AIDS drug for Africa gets final
clearance [http://www.PoliticsWatch.com Updated 5:35 p.m., September
|The final hurdle has been cleared allowing a
Canadian generic drug company to send copies of a patented
drug cocktail to Rwanda.
OTTAWA — Canadian
generic drug company Apotex has been given the final go ahead to
deliver a patented HIV/AIDS drug cocktail to Rwanda.
On Thursday the Federal Commissioner of Patents issued
a compulsory licence for ApoTriavir under Canada's Access to Medicines Regime
(CAMR). The existing patents are held by Glaxo Smith Kline, Shire and
The CAMR program, which was created to allow generic drug companies
to sell copies of patented drugs to developing nations, had been
coming under fire over the last year because it failed to deliver a
single pill since Parliament passed the legislation in 2004.
Last year, Health Minister Tony Clement announced a review of
the program and the Commons industry committee held hearings into
problems with the program this spring.
"Canada is very proud to be the first country to grant a compulsory
license under the August 2003 WTO waiver," Health
Canada told PoliticsWatch in a statement.
"This is an important milestone with regard to access to medicines in the developing world
and we hope that this not only results in affordable HIV medicines being available in
Rwanda, but also helps us to better understand how CAMR may be used to most effectively advance this humanitarian
Apotex will now sell 260,000 packs of the drug cocktail to Rwanda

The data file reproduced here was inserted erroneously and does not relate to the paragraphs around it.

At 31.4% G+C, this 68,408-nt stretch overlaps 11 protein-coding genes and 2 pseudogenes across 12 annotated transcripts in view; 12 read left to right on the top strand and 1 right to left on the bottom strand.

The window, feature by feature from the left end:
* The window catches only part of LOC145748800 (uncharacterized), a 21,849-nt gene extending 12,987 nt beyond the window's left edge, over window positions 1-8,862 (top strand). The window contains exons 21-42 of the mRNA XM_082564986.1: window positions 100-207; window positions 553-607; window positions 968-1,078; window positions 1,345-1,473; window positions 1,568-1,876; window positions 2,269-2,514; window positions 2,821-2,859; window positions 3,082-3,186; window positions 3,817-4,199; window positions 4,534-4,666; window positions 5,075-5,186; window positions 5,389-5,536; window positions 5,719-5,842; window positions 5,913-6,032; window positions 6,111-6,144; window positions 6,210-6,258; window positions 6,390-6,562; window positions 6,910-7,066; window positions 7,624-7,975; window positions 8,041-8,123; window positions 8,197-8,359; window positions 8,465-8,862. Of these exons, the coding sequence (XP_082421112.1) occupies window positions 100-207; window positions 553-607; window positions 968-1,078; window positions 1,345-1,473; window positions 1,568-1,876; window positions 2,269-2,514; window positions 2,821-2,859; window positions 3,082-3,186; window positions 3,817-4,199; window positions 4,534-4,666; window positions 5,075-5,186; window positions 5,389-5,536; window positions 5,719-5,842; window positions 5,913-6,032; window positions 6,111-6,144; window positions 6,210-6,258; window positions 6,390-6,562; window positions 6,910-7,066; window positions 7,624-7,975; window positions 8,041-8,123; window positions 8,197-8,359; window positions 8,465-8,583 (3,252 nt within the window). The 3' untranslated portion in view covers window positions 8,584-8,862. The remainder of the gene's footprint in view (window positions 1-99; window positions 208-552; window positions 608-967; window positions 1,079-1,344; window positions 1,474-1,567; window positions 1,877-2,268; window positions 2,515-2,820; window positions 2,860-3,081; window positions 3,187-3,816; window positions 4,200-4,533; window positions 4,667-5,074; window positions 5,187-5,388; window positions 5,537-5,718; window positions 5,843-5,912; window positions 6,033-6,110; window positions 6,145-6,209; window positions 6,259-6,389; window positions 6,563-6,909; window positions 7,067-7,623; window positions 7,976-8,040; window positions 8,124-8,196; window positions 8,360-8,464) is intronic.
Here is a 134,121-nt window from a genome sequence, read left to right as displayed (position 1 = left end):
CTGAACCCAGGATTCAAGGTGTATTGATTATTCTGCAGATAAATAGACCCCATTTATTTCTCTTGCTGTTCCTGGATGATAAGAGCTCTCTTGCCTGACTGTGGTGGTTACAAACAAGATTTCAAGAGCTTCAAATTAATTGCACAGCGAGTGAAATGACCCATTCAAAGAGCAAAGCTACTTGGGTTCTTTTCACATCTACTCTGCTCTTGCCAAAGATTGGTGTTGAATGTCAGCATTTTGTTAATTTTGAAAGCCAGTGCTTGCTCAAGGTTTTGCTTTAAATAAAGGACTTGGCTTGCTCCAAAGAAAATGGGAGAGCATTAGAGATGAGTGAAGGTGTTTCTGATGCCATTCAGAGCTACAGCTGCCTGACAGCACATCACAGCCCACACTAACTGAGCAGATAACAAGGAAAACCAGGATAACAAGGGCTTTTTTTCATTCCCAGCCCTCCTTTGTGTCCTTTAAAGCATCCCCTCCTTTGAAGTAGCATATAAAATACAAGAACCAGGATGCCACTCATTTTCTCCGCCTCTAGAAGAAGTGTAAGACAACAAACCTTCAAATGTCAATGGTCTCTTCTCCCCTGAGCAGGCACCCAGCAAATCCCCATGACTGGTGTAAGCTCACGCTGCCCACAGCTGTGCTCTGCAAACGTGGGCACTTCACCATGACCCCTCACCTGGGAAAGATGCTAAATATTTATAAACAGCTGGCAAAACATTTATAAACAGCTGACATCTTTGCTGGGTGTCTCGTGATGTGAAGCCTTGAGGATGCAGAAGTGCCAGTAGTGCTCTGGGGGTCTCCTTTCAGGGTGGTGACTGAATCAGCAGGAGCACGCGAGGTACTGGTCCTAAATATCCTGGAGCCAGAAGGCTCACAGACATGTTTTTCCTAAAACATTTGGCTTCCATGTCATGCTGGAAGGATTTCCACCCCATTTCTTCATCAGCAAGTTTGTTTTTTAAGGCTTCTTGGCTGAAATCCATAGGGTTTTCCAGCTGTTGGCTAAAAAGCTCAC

over the next two years.
Critics of the CAMR program, including Apotex, provided a lukewarm
response to the news, noting that the granting of a compulsory
licence doesn't fix existing problems with the program.
"It's taken over three years just to get this close to filling a single
order for a single drug," said Richard Elliot, executive
director of the Canadian HIV/AIDS Legal Network. "Even if this order goes through, there's clearly a
lot that's wrong with the regime."
In an interview with PoliticsWatch, NDP MP Brian Masse, who
sits on the Commons industry committee, said the new development
doesn't change the concerns he has with the program.
"It doesn't take away from some of the systemic problems we
still have with the bill," he said. "The real issue here
is whether or not we're going to have a system that will meet the
goals of what Canada wanted and I still think there's going to be
problems in the system to do that."
Masse listed the problems as recipient countries being required to
identify themselves, the small number of drugs that are eligible for
the program and how CIDA and Health Canada's
promote the program in the developing world.
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